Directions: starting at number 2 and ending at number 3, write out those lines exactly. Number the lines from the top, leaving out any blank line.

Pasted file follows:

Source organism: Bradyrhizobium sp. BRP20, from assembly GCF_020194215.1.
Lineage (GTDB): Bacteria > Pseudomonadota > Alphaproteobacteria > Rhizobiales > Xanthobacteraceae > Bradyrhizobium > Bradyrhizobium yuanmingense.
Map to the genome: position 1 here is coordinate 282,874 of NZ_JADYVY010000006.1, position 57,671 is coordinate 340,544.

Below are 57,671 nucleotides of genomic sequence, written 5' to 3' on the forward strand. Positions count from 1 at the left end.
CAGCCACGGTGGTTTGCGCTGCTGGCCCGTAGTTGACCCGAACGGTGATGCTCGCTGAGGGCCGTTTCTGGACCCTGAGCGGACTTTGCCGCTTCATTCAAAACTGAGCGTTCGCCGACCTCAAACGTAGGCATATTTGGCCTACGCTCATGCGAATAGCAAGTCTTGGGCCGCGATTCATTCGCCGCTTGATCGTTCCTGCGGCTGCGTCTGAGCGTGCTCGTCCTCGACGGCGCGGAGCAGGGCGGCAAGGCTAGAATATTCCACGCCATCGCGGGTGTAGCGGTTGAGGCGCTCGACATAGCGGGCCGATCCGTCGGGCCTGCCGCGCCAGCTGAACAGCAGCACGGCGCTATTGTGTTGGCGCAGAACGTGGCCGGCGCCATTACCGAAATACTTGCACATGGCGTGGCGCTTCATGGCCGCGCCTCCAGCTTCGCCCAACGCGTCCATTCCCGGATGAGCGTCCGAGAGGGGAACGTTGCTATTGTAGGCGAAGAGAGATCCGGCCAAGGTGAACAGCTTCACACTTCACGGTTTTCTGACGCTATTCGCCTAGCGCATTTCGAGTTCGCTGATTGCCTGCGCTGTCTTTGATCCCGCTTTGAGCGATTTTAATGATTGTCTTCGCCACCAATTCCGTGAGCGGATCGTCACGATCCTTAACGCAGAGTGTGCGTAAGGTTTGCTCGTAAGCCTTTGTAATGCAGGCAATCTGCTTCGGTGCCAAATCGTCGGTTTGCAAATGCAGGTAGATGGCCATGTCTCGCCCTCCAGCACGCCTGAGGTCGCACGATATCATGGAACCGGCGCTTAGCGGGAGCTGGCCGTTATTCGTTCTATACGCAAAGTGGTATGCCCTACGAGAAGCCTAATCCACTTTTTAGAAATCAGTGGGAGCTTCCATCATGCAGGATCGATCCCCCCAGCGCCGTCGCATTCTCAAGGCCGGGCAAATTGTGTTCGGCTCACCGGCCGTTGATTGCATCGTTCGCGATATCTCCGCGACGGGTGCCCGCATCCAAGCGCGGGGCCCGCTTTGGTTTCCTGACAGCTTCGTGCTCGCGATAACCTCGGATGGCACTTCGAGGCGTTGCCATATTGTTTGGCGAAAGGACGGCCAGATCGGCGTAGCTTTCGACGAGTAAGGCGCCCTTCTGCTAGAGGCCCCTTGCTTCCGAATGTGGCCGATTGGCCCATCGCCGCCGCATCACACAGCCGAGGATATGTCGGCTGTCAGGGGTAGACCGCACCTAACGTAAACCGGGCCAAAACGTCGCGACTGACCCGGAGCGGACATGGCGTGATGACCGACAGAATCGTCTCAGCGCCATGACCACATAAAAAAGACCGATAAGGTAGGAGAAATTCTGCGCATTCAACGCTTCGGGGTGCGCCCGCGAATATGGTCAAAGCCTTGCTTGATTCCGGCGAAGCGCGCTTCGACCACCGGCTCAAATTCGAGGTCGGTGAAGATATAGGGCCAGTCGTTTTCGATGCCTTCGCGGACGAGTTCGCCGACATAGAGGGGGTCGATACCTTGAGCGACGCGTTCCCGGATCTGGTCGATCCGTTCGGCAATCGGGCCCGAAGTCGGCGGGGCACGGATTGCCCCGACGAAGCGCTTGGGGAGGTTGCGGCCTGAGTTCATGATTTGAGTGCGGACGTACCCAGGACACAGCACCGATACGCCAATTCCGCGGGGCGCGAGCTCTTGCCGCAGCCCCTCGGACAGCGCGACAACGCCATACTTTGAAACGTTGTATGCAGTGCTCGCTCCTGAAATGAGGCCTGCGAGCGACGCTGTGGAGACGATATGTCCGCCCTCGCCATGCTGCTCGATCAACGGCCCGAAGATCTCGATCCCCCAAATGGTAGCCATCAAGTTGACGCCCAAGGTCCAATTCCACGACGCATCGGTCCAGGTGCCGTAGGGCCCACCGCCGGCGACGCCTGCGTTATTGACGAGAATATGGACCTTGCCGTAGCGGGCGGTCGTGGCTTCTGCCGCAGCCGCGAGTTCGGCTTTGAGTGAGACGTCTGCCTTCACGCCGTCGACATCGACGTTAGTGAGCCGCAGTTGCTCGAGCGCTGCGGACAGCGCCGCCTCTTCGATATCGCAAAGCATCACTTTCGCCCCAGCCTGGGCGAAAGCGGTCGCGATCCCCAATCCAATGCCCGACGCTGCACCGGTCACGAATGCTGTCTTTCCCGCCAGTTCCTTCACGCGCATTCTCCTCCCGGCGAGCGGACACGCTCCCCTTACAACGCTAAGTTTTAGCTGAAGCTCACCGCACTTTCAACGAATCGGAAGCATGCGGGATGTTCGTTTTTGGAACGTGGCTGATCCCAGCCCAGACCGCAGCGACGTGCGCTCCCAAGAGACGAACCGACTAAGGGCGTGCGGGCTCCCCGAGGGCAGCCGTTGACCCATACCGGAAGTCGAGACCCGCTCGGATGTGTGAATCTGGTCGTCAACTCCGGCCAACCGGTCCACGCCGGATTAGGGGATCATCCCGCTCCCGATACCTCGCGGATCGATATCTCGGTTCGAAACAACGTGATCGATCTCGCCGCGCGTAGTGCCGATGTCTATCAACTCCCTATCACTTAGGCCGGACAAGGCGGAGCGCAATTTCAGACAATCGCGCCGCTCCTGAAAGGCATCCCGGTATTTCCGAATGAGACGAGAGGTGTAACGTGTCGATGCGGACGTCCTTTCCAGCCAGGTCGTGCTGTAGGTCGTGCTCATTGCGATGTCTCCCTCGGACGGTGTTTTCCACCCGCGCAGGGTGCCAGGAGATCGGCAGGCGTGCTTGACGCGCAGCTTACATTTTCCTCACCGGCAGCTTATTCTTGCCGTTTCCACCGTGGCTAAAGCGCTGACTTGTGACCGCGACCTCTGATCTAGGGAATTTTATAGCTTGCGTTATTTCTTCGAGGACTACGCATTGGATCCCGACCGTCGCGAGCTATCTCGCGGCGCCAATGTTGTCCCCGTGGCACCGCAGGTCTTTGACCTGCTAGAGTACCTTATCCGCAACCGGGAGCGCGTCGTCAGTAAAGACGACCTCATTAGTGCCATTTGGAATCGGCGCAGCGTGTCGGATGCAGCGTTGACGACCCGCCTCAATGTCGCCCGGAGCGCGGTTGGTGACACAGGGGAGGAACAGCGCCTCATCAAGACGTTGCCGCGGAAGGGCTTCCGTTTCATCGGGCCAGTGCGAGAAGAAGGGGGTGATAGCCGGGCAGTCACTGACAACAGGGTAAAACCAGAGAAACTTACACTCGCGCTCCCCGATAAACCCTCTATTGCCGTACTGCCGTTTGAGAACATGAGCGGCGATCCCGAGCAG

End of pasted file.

Lineage (GTDB): Bacteria > Pseudomonadota > Alphaproteobacteria > Rhizobiales > Xanthobacteraceae > Bradyrhizobium > Bradyrhizobium yuanmingense.
Map to the genome: position 1 here is coordinate 282,874 of NZ_JADYVY010000006.1, position 57,671 is coordinate 340,544.